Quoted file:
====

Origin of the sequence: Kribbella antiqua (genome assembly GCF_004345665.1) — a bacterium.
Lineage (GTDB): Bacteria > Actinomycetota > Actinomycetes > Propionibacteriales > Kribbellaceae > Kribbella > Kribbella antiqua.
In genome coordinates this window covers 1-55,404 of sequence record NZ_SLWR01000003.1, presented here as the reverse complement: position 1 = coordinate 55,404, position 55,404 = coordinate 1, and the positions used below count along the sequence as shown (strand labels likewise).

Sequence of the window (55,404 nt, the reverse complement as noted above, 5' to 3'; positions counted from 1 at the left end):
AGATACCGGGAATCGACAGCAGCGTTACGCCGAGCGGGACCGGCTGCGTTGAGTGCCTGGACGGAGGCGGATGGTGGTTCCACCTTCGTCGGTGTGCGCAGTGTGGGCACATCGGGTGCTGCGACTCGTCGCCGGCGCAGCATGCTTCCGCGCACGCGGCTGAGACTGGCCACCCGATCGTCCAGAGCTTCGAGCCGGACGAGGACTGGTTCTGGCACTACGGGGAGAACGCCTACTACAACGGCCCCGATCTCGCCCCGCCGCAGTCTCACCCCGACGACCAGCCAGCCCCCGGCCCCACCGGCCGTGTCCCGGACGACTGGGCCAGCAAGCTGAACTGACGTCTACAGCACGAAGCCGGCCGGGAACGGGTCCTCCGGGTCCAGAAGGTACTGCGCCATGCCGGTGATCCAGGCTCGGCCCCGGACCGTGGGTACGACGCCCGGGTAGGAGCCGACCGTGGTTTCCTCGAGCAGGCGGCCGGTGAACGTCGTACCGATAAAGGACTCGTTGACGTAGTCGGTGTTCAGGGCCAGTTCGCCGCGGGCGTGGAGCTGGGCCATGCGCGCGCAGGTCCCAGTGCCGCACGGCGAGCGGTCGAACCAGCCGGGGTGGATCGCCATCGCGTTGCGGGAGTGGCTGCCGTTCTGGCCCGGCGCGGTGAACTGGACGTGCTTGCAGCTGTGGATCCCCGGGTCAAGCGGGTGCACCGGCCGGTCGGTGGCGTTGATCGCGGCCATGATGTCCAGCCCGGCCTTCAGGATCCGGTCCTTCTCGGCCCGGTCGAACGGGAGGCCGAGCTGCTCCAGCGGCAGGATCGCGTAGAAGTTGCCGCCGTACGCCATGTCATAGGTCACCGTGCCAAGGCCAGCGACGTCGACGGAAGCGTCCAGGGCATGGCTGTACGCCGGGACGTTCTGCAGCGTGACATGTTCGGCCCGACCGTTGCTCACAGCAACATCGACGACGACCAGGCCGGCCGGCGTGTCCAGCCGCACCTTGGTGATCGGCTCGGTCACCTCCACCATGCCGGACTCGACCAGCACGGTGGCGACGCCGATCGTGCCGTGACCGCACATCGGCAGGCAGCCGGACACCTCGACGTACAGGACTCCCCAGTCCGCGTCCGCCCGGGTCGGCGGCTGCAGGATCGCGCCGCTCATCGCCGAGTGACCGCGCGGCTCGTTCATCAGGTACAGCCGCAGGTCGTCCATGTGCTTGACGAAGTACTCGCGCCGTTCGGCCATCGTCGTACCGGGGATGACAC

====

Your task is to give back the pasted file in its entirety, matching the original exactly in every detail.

Origin of the sequence: Kribbella antiqua (genome assembly GCF_004345665.1) — a bacterium.
Lineage (GTDB): Bacteria > Actinomycetota > Actinomycetes > Propionibacteriales > Kribbellaceae > Kribbella > Kribbella antiqua.
In genome coordinates this window covers 1-55,404 of sequence record NZ_SLWR01000003.1, presented here as the reverse complement: position 1 = coordinate 55,404, position 55,404 = coordinate 1, and the positions used below count along the sequence as shown (strand labels likewise).

Sequence of the window (55,404 nt, the reverse complement as noted above, 5' to 3'; positions counted from 1 at the left end):
AGATACCGGGAATCGACAGCAGCGTTACGCCGAGCGGGACCGGCTGCGTTGAGTGCCTGGACGGAGGCGGATGGTGGTTCCACCTTCGTCGGTGTGCGCAGTGTGGGCACATCGGGTGCTGCGACTCGTCGCCGGCGCAGCATGCTTCCGCGCACGCGGCTGAGACTGGCCACCCGATCGTCCAGAGCTTCGAGCCGGACGAGGACTGGTTCTGGCACTACGGGGAGAACGCCTACTACAACGGCCCCGATCTCGCCCCGCCGCAGTCTCACCCCGACGACCAGCCAGCCCCCGGCCCCACCGGCCGTGTCCCGGACGACTGGGCCAGCAAGCTGAACTGACGTCTACAGCACGAAGCCGGCCGGGAACGGGTCCTCCGGGTCCAGAAGGTACTGCGCCATGCCGGTGATCCAGGCTCGGCCCCGGACCGTGGGTACGACGCCCGGGTAGGAGCCGACCGTGGTTTCCTCGAGCAGGCGGCCGGTGAACGTCGTACCGATAAAGGACTCGTTGACGTAGTCGGTGTTCAGGGCCAGTTCGCCGCGGGCGTGGAGCTGGGCCATGCGCGCGCAGGTCCCAGTGCCGCACGGCGAGCGGTCGAACCAGCCGGGGTGGATCGCCATCGCGTTGCGGGAGTGGCTGCCGTTCTGGCCCGGCGCGGTGAACTGGACGTGCTTGCAGCTGTGGATCCCCGGGTCAAGCGGGTGCACCGGCCGGTCGGTGGCGTTGATCGCGGCCATGATGTCCAGCCCGGCCTTCAGGATCCGGTCCTTCTCGGCCCGGTCGAACGGGAGGCCGAGCTGCTCCAGCGGCAGGATCGCGTAGAAGTTGCCGCCGTACGCCATGTCATAGGTCACCGTGCCAAGGCCAGCGACGTCGACGGAAGCGTCCAGGGCATGGCTGTACGCCGGGACGTTCTGCAGCGTGACATGTTCGGCCCGACCGTTGCTCACAGCAACATCGACGACGACCAGGCCGGCCGGCGTGTCCAGCCGCACCTTGGTGATCGGCTCGGTCACCTCCACCATGCCGGACTCGACCAGCACGGTGGCGACGCCGATCGTGCCGTGACCGCACATCGGCAGGCAGCCGGACACCTCGACGTACAGGACTCCCCAGTCCGCGTCCGCCCGGGTCGGCGGCTGCAGGATCGCGCCGCTCATCGCCGAGTGACCGCGCGGCTCGTTCATCAGGTACAGCCGCAGGTCGTCCATGTGCTTGACGAAGTACTCGCGCCGTTCGGCCATCGTCGTACCGGGGATGACAC